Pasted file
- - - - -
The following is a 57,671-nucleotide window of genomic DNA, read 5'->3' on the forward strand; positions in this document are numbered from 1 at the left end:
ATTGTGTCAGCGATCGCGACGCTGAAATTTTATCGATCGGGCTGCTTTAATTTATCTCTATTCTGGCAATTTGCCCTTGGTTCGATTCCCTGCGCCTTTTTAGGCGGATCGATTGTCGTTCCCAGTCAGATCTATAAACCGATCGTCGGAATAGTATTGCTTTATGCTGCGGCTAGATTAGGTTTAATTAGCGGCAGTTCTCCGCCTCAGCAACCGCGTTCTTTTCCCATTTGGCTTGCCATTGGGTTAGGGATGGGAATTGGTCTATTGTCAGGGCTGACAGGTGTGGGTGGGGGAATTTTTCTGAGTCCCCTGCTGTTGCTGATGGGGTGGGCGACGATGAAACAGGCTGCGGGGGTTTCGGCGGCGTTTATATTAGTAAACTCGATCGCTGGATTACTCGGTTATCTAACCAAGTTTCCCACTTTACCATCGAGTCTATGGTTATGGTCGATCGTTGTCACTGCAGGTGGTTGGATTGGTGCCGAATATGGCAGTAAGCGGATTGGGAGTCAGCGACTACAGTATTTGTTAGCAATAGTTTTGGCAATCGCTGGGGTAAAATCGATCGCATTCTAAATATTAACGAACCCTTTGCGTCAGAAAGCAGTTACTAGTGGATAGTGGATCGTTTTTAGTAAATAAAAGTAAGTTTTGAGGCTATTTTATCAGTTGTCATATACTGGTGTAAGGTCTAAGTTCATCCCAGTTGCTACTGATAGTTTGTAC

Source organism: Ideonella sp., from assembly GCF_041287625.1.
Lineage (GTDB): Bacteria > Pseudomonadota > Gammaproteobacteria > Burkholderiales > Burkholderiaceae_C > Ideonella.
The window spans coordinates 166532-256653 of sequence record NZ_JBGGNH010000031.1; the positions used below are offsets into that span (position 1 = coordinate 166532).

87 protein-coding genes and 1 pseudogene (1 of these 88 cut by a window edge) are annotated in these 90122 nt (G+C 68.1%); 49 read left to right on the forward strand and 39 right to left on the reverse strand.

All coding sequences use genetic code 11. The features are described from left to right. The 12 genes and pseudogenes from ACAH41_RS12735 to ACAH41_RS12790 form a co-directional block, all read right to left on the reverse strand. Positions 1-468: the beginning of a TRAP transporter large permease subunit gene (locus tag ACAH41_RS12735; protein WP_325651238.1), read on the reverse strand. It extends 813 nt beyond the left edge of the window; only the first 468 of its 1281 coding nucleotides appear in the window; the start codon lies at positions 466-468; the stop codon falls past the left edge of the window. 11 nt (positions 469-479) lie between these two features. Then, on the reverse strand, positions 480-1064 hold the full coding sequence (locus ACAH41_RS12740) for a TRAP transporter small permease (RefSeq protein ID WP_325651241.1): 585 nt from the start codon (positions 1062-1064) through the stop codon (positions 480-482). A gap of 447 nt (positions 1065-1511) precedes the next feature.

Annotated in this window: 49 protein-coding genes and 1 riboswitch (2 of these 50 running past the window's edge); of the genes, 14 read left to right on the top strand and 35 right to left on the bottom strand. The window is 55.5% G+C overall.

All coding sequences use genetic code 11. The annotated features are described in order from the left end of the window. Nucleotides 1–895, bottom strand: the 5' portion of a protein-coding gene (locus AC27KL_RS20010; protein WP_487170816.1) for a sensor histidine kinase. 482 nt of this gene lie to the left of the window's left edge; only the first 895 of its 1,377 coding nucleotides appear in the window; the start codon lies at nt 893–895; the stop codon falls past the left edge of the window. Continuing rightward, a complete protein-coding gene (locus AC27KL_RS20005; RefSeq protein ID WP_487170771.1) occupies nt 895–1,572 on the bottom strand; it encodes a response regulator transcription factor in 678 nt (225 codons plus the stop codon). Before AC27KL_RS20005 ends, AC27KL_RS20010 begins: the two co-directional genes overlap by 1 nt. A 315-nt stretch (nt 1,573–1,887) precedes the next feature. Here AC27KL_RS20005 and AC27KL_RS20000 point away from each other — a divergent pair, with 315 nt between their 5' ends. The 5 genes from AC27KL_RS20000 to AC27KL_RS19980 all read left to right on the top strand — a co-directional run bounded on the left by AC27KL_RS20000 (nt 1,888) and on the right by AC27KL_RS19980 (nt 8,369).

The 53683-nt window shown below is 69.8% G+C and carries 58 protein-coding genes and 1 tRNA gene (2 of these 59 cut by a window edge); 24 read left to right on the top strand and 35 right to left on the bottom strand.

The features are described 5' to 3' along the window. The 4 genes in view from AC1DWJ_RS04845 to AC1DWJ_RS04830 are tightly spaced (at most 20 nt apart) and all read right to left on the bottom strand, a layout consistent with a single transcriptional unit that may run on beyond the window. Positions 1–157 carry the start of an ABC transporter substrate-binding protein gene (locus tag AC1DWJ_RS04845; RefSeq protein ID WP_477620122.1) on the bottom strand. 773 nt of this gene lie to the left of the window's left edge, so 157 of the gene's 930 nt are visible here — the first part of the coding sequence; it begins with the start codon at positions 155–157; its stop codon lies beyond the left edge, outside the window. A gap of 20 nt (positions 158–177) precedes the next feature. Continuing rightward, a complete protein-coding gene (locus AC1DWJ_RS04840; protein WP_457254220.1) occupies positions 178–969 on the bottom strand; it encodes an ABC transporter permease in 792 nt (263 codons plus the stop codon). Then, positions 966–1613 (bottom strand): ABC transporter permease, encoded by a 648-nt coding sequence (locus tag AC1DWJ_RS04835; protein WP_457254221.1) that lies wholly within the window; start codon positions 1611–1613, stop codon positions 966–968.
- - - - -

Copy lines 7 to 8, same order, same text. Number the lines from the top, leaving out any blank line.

All coding sequences use genetic code 11. The features are described from left to right. The 12 genes and pseudogenes from ACAH41_RS12735 to ACAH41_RS12790 form a co-directional block, all read right to left on the reverse strand. Positions 1-468: the beginning of a TRAP transporter large permease subunit gene (locus tag ACAH41_RS12735; protein WP_325651238.1), read on the reverse strand. It extends 813 nt beyond the left edge of the window; only the first 468 of its 1281 coding nucleotides appear in the window; the start codon lies at positions 466-468; the stop codon falls past the left edge of the window. 11 nt (positions 469-479) lie between these two features. Then, on the reverse strand, positions 480-1064 hold the full coding sequence (locus ACAH41_RS12740) for a TRAP transporter small permease (RefSeq protein ID WP_325651241.1): 585 nt from the start codon (positions 1062-1064) through the stop codon (positions 480-482). A gap of 447 nt (positions 1065-1511) precedes the next feature.

Annotated in this window: 49 protein-coding genes and 1 riboswitch (2 of these 50 running past the window's edge); of the genes, 14 read left to right on the top strand and 35 right to left on the bottom strand. The window is 55.5% G+C overall.